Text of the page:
I use a lot of colour – it’s almost a compulsion. I feel I’ve failed somehow if I use just black and white alone (very trendy, but I like colour.) In fact I never have.
It’s a tricky thing. There are many theories, and conveniently, various shades of white. But it’s always about the contrasts, for me anyway. Garish, bright colours: I love them. I’m not that keen on washed out pastels either. I don’t go in for realistic colour: most of my work is abstract, and even in life drawing I habitually draw green people with purple hair.
Way back, I once wrote that I had actually walked into the much put-upon and very patient art-store, and asked their stoic experts if I could please buy some green. They offered many ways of delivering the green, but I also had to choose which green: pea green, emerald, forest, olive or lime green. My head was spinning.
Then I discovered the innocent fun of the wheel of colour, used to determine contrasts and similarities. And badly named pastels: the peachy crayon called ‘flesh’ is so right off as to be unbelievable – who’s flesh is that colour (mind you in living memory there was paint colour called n***** brown.)
And then there’s symbolism. In my ‘Bunny’ series, the colours are symbolic, and represent ways of dealing with my limited vision, at a time when I could only see blue, when yellow is commonly used in hazard signs since it is deemed easy for the blind to see. Red was lost to me. It was horrible, but the blue seem extraordinarily beautiful.
Back to green. It’s my favourite - all the lovely oil paint names like phthalo green (cadmium green sounds dangerous.) I am never happier than when lining up my balls of thread and choosing the best colour for a certain word in my text samplers. Especially when it’s green.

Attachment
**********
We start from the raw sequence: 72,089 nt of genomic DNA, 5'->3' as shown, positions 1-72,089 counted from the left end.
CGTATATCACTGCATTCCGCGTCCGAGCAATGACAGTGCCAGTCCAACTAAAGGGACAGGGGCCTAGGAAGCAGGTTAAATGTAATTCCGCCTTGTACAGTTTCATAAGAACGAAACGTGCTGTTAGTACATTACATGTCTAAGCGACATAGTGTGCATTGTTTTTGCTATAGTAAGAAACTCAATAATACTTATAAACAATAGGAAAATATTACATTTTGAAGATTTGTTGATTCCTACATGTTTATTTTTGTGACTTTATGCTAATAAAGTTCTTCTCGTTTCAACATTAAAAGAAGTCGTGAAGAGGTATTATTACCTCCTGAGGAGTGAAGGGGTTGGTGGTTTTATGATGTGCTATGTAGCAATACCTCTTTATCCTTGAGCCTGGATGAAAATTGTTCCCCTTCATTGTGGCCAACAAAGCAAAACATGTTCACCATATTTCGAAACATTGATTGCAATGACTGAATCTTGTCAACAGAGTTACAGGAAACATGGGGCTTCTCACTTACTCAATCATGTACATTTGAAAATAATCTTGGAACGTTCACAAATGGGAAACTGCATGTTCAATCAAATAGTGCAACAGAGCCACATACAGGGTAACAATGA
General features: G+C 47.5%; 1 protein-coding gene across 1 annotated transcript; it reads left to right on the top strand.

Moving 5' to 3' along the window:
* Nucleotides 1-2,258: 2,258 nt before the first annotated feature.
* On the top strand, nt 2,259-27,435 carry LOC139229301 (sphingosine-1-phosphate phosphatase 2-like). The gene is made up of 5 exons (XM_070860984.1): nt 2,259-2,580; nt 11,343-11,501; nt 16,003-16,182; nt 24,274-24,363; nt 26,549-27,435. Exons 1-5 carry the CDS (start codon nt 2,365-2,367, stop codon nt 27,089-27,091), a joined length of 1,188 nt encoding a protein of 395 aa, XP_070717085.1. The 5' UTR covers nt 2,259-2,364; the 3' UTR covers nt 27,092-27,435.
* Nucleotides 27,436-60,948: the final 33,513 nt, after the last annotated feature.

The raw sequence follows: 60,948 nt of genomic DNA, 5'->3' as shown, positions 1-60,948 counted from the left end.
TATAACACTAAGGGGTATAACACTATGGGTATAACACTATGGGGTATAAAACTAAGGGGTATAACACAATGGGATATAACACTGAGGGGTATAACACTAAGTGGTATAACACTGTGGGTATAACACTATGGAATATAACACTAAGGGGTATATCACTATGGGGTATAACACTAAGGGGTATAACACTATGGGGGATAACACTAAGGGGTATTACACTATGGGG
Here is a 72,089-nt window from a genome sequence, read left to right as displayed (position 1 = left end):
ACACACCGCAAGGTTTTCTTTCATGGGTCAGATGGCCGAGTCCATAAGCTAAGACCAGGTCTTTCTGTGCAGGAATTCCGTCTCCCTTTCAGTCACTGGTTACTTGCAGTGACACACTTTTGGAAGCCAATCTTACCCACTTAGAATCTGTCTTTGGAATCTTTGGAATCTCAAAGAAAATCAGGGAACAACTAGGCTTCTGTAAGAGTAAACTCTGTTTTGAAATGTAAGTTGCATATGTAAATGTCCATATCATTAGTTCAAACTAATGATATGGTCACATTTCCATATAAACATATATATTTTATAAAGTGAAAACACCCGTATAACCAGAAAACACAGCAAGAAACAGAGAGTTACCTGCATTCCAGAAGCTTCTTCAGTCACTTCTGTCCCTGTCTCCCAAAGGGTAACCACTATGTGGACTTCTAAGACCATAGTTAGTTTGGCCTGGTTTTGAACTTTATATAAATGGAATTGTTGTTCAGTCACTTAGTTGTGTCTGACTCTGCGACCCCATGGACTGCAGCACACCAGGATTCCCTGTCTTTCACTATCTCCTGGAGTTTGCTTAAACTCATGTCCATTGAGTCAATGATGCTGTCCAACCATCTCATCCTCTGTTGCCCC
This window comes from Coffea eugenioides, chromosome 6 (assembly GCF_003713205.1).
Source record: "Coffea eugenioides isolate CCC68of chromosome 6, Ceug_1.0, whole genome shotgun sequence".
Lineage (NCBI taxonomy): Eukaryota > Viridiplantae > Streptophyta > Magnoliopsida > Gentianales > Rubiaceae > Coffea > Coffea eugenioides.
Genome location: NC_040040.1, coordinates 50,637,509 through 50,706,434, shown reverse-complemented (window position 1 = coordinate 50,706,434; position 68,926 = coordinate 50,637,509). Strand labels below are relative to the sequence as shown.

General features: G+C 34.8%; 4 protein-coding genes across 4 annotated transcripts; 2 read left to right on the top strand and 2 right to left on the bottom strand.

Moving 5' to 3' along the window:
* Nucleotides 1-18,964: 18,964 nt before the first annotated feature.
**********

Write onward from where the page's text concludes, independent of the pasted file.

On a tangential note, colours are amazing. Blind people sometimes have colours explained in terms of musical instruments. Violins are pale blue, trumpets are scarlet, cellos are mauve, I’d imagine.
But you can get immersed, wrapped up and lost forever in the act of deliberation, so I bought a ready chosen set of watercolours, which limited my options but did save time. I buy pastels one at a time, as needed. A fresh, vibrant pastel colour can really inspire me. I am such a wanker. I am also easily distracted by shiny things.
Colour matters: for impecunious artists, failed experiments are costly, especially when the art-pixies don’t respond to your special ‘send me a wide-range of colourful materials’ dance (it’s great – I am like a whirlwind of tassels.) Collecting your shrapnel until amassing enough to buy a few pots/pencils/pastels and then have them not work, to be too similar, or weak is so dispiriting.
But here’s a funny thing: the colour I use most and therefore replace most often in all its textures, forms and strengths, oddly enough, is white. Figure that one out.